Preserving Native Seed

I’ve been reading through the latest group of project proposals submitted to Winds of Peace for the next funding cycle.  And while each project contains its own character and nuances, there are oftentimes repetitive themes that emerge from the 30 or so proposals that we consider each year.  That’s not too surprising, given the relatively small size of the country and the fundamental nature of many of the issues there.  One such theme which has evolved over recent years has to do with preservation of native seed in Nicaragua, a practice of identifying, cultivating, planting and sharing agricultural seed which is indigenous to the country, well-suited to the climate, genetically untouched, available and capable of harvest for re-planting.  It’s not a unique idea; Decorah, Iowa is home to Seed Savers Exchange, whose mission and philosophies are remarkably similar to the rural Nicaraguans.

The native seed preservation is just one of many similar initiatives which focus upon “hanging on” to something that is perceived as natural, healthy, essential, important both past and present, environment and economy.  Albeit slowly, some cultures around the world have awakened to preservation of vanishing plant and animal species, forests, clean rivers and lakes, archaeological and architectural treasures, even our atmosphere.  This yearning for retention of certain elements of our world is not born of nostalgia, but of the growing awareness that the diversity which they represent is worth saving, or that some things in our past really were better than their modern counterparts.  For the rural farmers in Nicaragua, native seed is not simply a preference, but a need.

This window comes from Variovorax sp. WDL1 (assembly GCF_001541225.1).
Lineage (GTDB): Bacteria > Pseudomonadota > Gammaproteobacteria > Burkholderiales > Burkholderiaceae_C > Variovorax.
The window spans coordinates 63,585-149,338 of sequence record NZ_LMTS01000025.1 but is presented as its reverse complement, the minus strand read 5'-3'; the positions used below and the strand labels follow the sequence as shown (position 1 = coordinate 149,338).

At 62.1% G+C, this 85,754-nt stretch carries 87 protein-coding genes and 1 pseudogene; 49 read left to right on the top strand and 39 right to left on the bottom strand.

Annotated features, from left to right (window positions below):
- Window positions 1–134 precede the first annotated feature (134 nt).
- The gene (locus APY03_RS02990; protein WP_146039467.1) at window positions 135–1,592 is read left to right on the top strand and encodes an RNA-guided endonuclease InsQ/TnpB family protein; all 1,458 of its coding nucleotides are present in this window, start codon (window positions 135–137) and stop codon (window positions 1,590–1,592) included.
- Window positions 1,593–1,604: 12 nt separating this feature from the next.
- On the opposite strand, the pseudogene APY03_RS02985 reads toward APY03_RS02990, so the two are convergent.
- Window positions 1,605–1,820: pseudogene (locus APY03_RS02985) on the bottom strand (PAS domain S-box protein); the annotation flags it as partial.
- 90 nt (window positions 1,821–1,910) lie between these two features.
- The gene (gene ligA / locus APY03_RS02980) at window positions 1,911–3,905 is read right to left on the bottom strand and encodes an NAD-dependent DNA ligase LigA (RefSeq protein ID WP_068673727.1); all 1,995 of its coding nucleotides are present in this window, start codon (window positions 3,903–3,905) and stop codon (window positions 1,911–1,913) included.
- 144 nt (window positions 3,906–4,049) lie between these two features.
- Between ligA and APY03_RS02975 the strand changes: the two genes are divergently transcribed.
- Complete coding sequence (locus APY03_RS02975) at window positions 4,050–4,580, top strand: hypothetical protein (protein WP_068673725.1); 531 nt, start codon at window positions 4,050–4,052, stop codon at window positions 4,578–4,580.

In our own country we take great pride in the return of the bald eagle from the brink of extinction.  We worry about the demise of the polar bear habitat.  We cheer at the birth of each new Panda bear, we stop major construction plans in deference to rare turtles or plants.  It’s as if we are slowly awakening to the awesome variety of life on earth and even if we don’t completely comprehend why it’s crucial to preserve such diversity, we somehow inherently know that it’s important. 

It’s an encouraging movement.  If only our country would have viewed the Native American populations in the same way, or that world governments would come to see their Indigenous populations as precious as native seeds….

                                                   How Many

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